NBA Finals Schedule 2014: When and Where to Watch Heat vs. Spurs Game 5

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NBA Finals Schedule 2014: When and Where to Watch Heat vs. Spurs Game 5
Wilfredo Lee/Associated Press

The Miami Heat find themselves in a precarious position down 3-1 to the San Antonio Spurs in the 2014 NBA Finals. As good as the Spurs have looked, though, the Heat are far from finished.

Miami boasts the best player in the world in LeBron James, so the Spurs and their fans can't afford to take the title for granted quite yet. If the Heat are going to pull off one of the great comebacks in the history of the NBA Finals, though, it starts with a strong performance in Game 5.

Basketball fans will surely tune in to see if the Spurs can keep up their torrid pace or if the Heat will put a stop to it. Here is everything you need to know about when and where to watch Game 5 of the NBA Finals as well as the rest of the series if necessary.

 

NBA Finals Schedule

Remaining Schedule for 2014 NBA Finals
Game Away Home Date Time (ET) TV
5 Miami Heat San Antonio Spurs Sun., June 15 8 p.m. ABC
6 (if necessary) San Antonio Spurs Miami Heat Tue., June 17 9 p.m. ABC
7 (if necessary) Miami Heat San Antonio Spurs Fri., June 20 9 p.m. ABC

NBA.com

 

Players to Watch in Game 5

Dwyane Wade

Andy Lyons/Getty Images

Although LeBron is clearly Miami's best player, Dwyane Wade has long been the heart and soul of the Heat. D-Wade led the Heat to a title well before James ever came along, and he has always managed to raise his level of play in the Finals. Wade started off well enough in these NBA Finals, but he has dropped off in a major way over the past few games.

According to ESPN's John Buccigross following a weak showing in Game 4, Wade is in the midst of the worst NBA Finals of his career:

Somewhat of a drop-off was to be expected, as Wade is 32 years old and has dealt with myriad injuries over the past few seasons, but he simply hasn't been a reliable complementary piece alongside LeBron. Wade doesn't have to be the same guy who dropped 40 points without breaking a sweat in the 2006 Finals against the Dallas Mavericks, but he does have to be better than mediocre.

Despite his struggles in the 2014 NBA Finals thus far, Wade is confident that his team will show up and perform in Game 5, per the Heat's official Twitter account:

It is blatantly obvious that James will be ready to roll, but Miami can't succeed as a one-man team. The Heat are supposed to have a "Big Three," and Wade needs to start playing like he is part of it. If he doesn't, then it may end up being a short Finals for Miami.

 

Danny Green

Andy Lyons/Getty Images

Decorated veterans like Tim Duncan, Tony Parker and Manu Ginobili receive much of the credit for the Spurs' success, but Danny Green has played a major role in the NBA Finals thus far. Green was superb in last year's Finals as well, so he has a knack for performing on the big stage.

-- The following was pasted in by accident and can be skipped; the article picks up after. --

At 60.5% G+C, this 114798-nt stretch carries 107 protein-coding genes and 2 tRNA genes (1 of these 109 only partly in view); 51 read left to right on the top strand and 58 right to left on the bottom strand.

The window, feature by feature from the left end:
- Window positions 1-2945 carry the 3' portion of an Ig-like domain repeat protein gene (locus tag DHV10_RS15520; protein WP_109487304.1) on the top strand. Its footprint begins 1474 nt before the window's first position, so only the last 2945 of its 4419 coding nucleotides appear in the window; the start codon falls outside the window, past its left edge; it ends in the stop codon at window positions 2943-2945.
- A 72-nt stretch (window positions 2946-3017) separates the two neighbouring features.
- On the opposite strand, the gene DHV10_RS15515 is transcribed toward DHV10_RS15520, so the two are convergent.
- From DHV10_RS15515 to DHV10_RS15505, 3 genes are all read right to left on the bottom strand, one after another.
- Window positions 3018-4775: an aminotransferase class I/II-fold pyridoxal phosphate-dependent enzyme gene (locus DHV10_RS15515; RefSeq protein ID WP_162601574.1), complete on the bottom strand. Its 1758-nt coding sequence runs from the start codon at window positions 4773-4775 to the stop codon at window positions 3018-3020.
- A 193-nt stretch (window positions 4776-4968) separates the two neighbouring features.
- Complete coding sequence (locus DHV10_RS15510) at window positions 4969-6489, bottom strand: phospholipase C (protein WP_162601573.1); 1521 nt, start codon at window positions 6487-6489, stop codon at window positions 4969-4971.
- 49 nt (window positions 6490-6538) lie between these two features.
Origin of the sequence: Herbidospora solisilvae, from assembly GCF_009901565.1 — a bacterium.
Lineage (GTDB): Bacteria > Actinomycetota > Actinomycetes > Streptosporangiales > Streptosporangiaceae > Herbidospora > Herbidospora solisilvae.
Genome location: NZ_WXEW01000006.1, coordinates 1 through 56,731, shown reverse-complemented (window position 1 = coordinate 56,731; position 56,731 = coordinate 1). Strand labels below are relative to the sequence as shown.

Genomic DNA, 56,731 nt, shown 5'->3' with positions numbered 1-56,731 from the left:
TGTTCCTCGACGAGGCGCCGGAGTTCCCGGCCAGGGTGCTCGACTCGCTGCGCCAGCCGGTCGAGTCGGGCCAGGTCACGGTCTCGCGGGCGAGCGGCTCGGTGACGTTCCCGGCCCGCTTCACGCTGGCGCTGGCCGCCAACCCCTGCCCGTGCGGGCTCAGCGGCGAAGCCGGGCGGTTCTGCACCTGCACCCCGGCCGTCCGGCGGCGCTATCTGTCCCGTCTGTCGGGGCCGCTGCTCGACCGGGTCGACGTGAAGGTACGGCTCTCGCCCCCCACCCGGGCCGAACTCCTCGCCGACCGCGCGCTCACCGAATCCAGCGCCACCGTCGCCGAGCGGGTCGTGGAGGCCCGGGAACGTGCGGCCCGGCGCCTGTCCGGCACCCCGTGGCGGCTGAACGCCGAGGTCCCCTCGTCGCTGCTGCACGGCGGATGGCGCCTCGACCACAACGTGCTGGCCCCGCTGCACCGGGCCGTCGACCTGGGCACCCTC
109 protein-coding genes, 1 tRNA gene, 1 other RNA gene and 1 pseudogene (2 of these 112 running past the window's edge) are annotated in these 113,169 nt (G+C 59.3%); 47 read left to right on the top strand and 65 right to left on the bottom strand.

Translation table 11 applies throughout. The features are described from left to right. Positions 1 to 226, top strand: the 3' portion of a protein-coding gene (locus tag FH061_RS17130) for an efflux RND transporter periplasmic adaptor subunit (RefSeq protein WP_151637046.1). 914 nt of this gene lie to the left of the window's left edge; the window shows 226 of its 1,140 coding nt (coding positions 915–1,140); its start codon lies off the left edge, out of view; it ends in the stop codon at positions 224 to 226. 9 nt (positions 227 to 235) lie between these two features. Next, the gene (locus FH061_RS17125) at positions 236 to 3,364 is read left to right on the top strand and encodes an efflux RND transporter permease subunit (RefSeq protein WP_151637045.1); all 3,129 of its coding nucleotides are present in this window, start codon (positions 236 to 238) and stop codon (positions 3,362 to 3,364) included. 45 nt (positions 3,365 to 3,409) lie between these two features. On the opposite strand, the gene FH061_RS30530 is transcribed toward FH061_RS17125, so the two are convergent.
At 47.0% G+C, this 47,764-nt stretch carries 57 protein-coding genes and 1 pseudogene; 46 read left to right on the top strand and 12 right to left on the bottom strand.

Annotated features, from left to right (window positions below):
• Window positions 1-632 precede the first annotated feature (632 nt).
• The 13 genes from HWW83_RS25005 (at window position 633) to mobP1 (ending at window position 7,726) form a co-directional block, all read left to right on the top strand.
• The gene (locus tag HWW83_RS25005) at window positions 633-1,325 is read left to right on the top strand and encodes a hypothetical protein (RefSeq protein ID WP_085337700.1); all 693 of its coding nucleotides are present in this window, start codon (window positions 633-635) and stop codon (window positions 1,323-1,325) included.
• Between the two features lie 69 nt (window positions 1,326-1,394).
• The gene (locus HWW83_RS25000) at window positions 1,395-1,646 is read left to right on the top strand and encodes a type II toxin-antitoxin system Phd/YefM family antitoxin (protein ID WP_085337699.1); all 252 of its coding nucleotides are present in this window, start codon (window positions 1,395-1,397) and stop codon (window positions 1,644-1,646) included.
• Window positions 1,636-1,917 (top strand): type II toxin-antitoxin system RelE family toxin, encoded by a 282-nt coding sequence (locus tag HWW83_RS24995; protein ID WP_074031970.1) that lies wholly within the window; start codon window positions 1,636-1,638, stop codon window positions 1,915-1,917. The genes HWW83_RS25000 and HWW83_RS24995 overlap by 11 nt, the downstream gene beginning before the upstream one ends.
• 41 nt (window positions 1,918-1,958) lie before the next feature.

Green's per-game average of 11.5 points in the NBA Finals this year doesn't necessarily jump off the page, but he has been a three-point marksman with an ability to hit shots from downtown in big moments. Green is shooting nearly 53 percent from long range in the Finals, which has been key to San Antonio's success.

In fact, Green's three-point shooting has been a major driving force behind many of the Spurs victories all season long, according to ESPN Stats & Info:

Duncan and Parker in particular are going to get their points and play consistently on a game-by-game basis. The true challenge for the Heat is to slow down the supporting cast of Green, Kawhi Leonard, Boris Diaw and others. If Green gets open looks from deep and drains them in Game 5 like he has in the previous Finals games, it will give the Spurs a great chance to clinch the championship on their home court.

 

Chris Bosh

Andy Lyons/Getty Images

In addition to LeBron and D-Wade, the Heat need Chris Bosh to be a major factor in Game 5 as well. Bosh started off these Finals with a pair of 18-point performances and seemed to be in fine form, but he has since scored just 21 points total and hasn't appeared nearly as confident.

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After hitting three shots from long range in Game 1 and hitting a crucial one from deep in Game 2, Bosh decided to be less aggressive from beyond the arc for whatever reason. He has attempted just a pair of three-pointers over the past two games, which makes little sense considering how well he was going in that department.

Bosh is a player who simply needs to play to his strengths in order to help the Heat come back. As pointed out by Doug Gottlieb of CBS Sports, Bosh can be an asset, but he is an albatross in other areas for Miami:

The fact that Bosh struggles to guard Duncan isn't a surprise since that is the case with most players in the league. He may not be able to get the better of Duncan on the defensive end, but he can on the offensive end if he steps out and forces Duncan away from the paint.

The Heat will be in trouble in Game 5 if Bosh's average play continues, but they'll have a great chance if he can regain the form he displayed in Game 1 and Game 2.

 

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